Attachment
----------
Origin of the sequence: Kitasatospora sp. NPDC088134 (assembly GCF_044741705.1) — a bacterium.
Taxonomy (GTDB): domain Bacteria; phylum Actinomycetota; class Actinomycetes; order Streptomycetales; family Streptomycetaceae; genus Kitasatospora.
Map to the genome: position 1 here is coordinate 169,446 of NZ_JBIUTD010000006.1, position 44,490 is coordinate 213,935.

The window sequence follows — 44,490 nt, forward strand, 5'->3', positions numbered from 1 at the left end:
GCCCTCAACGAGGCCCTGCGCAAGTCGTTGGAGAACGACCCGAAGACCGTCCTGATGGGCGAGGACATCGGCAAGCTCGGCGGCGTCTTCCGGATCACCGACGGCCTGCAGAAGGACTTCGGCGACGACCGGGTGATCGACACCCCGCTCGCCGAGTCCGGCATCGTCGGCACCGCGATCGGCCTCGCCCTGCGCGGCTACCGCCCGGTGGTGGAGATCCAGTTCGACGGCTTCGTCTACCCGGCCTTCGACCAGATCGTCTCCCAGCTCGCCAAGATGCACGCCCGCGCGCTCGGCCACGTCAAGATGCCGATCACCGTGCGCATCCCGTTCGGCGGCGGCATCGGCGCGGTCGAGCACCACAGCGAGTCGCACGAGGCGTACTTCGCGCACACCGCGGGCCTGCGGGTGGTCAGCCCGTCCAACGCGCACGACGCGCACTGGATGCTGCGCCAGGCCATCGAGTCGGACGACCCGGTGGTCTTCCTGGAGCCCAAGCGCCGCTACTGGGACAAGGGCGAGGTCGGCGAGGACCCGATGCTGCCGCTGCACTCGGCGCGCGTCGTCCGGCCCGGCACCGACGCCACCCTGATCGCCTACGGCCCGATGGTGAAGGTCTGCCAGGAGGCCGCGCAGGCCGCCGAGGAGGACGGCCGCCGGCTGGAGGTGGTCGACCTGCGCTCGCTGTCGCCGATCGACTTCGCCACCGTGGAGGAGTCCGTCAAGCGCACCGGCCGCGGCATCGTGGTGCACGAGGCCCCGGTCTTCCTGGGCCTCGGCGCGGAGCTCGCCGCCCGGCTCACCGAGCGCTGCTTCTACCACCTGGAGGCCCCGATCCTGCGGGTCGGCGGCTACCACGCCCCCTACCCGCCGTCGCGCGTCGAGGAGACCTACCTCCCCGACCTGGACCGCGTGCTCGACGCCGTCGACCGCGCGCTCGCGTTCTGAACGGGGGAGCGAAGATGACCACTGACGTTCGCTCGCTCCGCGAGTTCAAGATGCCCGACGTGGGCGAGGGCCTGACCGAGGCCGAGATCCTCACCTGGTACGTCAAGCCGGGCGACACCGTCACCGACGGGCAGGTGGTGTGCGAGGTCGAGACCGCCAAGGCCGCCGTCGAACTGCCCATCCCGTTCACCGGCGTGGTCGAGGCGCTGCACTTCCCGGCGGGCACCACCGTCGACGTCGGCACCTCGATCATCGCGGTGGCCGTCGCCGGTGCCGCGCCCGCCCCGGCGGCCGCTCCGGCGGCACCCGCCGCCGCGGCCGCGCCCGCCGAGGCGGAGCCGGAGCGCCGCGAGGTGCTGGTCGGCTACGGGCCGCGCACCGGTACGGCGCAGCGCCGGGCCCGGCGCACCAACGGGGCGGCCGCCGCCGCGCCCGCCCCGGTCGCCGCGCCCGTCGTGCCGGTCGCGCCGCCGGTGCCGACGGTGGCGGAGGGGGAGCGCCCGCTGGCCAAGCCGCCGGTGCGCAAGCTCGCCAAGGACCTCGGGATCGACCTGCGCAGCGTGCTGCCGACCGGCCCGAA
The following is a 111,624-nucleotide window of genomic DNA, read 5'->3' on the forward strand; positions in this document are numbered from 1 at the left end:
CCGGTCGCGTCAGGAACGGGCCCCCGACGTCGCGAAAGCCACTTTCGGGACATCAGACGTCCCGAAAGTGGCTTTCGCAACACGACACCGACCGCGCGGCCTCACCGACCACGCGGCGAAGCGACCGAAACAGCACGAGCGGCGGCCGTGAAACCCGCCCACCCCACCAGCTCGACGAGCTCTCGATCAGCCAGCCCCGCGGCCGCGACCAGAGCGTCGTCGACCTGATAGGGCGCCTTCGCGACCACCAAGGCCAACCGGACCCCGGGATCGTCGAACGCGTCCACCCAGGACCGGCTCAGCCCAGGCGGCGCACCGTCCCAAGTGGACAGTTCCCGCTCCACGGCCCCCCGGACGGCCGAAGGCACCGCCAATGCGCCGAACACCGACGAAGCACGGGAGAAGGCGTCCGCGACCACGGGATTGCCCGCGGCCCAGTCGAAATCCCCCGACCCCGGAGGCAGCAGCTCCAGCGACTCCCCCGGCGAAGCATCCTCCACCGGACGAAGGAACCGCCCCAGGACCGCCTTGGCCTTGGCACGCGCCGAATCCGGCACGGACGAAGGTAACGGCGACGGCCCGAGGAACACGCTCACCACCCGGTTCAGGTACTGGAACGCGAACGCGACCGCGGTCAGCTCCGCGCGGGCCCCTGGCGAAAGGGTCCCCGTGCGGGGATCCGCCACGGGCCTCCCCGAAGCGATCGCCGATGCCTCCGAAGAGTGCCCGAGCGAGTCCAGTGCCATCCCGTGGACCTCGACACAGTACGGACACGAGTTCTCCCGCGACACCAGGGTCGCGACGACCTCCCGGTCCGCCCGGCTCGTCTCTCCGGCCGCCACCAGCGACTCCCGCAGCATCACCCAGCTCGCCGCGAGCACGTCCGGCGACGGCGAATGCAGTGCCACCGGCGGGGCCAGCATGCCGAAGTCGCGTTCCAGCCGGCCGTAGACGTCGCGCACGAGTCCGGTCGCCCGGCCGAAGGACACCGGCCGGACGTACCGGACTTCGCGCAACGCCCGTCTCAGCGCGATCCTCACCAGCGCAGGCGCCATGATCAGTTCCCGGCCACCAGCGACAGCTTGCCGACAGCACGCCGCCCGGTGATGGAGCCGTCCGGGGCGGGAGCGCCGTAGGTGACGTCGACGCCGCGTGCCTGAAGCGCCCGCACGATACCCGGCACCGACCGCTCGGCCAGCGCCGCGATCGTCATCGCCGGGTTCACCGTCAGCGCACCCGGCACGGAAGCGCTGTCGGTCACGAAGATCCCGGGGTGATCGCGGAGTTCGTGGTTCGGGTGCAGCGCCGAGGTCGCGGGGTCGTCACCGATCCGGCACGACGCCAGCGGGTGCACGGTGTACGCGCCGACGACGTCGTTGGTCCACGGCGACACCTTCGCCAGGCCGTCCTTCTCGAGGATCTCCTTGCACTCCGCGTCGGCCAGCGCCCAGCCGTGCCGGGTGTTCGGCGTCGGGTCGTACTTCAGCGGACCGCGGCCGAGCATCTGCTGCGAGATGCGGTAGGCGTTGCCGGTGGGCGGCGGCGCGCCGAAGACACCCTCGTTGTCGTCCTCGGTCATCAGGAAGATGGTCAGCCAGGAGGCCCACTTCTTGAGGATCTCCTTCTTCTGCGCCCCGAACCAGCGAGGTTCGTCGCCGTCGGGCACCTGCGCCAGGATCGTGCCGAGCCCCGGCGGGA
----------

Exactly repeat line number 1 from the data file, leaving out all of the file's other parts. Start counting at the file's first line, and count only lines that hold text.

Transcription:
Origin of the sequence: Kitasatospora sp. NPDC088134 (assembly GCF_044741705.1) — a bacterium.